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In cryptography and computer security, a length extension attack is a type of attack where an attacker can use Hash(message1) and the length of message1 to calculate Hash(message1 ‖ message2) for an attacker-controlled message2. In this context, signing a message is done by prepending the secret to the hash value and can be verified by any recipient who also shares the secret. A length extension attack can be used to sign a message when a Merkle–Damgård based hash is misused as a message authentication code, allowing for inclusion of extra information at the end of the current message.
This attack can be done on hashes with construction H(secret ‖ message) when message and the length of secret is known. Algorithms like MD5, SHA-1, and SHA-2 that are based on the Merkle–Damgård construction are susceptible to this kind of attack. Note that since HMAC doesn't use the construction H(key ‖ message), HMAC hashes are not prone to length extension attacks. The SHA-3 algorithm is not susceptible to this attack.
The vulnerable hashing functions work by taking the input message, and using it to transform an internal state. After all of the input has been processed, the hash digest is generated by outputting the internal state of the function. It is possible to reconstruct the internal state from the hash digest, which can then be used to process the new data. In this way one may extend the message and compute the hash that is a valid signature for the new message.
A server for delivering waffles of a specified type to a specific user at a location could be implemented to handle requests of the given format:
Original Data: count=10&lat=37.351&user_id=1&long=-119.827&waffle=eggo Original Signature: 6d5f807e23db210bc254a28be2d6759a0f5f5d99
The server would perform the request given (to deliver a waffle of type eggo to the given location for user 1) only if the signature is valid for the user. The signature used here is a MAC, signed with a key not known to the attacker. (This example is also vulnerable to a replay attack, by sending the same request and signature a second time.)
It is possible for an attacker to modify the request, in this example switching the requested waffle from "eggo" to "liege." This can be done by taking advantage of a flexibility in the message format if duplicate content in the query string gives preference to the latter value. This flexibility does not indicate an exploit in the message format, because the message format was never designed to be cryptographically secure in the first place, without the signature algorithm to help it.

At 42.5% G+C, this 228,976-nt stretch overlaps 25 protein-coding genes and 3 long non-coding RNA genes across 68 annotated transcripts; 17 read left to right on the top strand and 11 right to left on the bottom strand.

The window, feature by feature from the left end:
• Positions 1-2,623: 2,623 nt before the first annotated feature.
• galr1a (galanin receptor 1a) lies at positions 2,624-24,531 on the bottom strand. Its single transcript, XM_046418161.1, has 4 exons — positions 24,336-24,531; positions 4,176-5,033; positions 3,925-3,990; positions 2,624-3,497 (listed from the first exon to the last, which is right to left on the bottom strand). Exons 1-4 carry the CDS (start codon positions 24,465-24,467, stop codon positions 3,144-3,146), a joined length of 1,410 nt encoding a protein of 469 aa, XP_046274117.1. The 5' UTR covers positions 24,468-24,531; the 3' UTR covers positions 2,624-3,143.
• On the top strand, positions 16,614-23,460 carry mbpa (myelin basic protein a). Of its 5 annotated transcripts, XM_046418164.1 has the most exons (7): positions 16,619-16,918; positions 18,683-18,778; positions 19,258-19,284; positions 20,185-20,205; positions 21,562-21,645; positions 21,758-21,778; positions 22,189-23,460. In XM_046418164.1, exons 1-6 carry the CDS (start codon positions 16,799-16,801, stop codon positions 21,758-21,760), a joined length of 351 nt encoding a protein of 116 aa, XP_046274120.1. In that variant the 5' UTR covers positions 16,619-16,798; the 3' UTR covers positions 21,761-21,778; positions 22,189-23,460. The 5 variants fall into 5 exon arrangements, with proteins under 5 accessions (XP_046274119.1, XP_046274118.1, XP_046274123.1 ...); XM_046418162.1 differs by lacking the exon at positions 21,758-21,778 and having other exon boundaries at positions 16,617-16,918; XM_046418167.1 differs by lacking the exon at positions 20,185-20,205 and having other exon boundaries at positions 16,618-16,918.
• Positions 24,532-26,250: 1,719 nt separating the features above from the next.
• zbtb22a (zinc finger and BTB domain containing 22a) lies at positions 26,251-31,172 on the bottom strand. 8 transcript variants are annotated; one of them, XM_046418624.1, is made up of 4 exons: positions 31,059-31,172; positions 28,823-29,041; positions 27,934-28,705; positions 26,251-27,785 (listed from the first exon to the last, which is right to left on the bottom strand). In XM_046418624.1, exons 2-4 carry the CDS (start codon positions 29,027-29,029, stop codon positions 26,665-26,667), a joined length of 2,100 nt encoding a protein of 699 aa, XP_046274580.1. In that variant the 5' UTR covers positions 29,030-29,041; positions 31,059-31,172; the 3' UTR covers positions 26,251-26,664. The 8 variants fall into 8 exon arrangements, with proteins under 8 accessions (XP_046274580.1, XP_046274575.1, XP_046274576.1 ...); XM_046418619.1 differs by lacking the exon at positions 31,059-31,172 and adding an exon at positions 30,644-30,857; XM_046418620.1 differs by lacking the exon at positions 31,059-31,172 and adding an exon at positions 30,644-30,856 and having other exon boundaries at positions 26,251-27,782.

Desired New Data: count=10&lat=37.351&user_id=1&long=-119.827&waffle=eggo&waffle=liege
In order to sign this new message, typically the attacker would need to know the key the message was signed with, and generate a new signature by generating a new MAC. However, with a length extension attack, it is possible to feed the hash (the signature given above) into the state of the hashing function, and continue where the original request had left off, so long as you know the length of the original request. In this request, the original key's length was 14 bytes, which could be determined by trying forged requests with various assumed lengths, and checking which length results in a request that the server accepts as valid.
The message as fed into the hashing function is often padded, as many algorithms can only work on input messages whose lengths are a multiple of some given size. The content of this padding is always specified by the hash function used. The attacker must include all of these padding bits in his forged message before the internal states of his message and the original will line up. Thus, the attacker constructs a slightly different message using these padding rules:
New Data: count=10&lat=37.351&user_id=1&long=-119.827&waffle=eggo\x80\x00\x00 \x00\x00\x00\x00\x00\x00\x00\x00\x00\x00\x00\x00\x00\x00\x00\x00\x00 \x00\x00\x00\x00\x00\x00\x00\x00\x00\x00\x00\x00\x00\x00\x00\x00\x00 \x00\x00\x00\x00\x00\x00\x00\x00\x00\x00\x00\x00\x00\x00\x00\x00\x00 \x00\x00\x02\x28&waffle=liege
This message includes all of the padding that was appended to the original message inside of the hash function before his payload (in this case, a 0x80 followed by a number of 0x00s and a message length, 0x228 = 552 = (14+55)*8, which is the length of the key plus the original message, appended at the end). The attacker knows that the state behind the hashed key/message pair for the original message is identical to that of new message up to the final "&." The attacker also knows the hash digest at this point, which means they know the internal state of the hashing function at that point. It is then trivial to initialize a hashing algorithm at that point, input the last few characters, and generate a new digest which can sign his new message without the original key.
New Signature: 0e41270260895979317fff3898ab85668953aaa2
By combining the new signature and new data into a new request, the server will see the forged request as a valid request due to the signature being the same as it would have been generated if the password was known.
Unlike SHA-1 and SHA-2, Keccak does not have the length-extension weakness, hence does not need the HMAC nested construction. Instead, MAC computation can be performed by simply prepending the message with the key.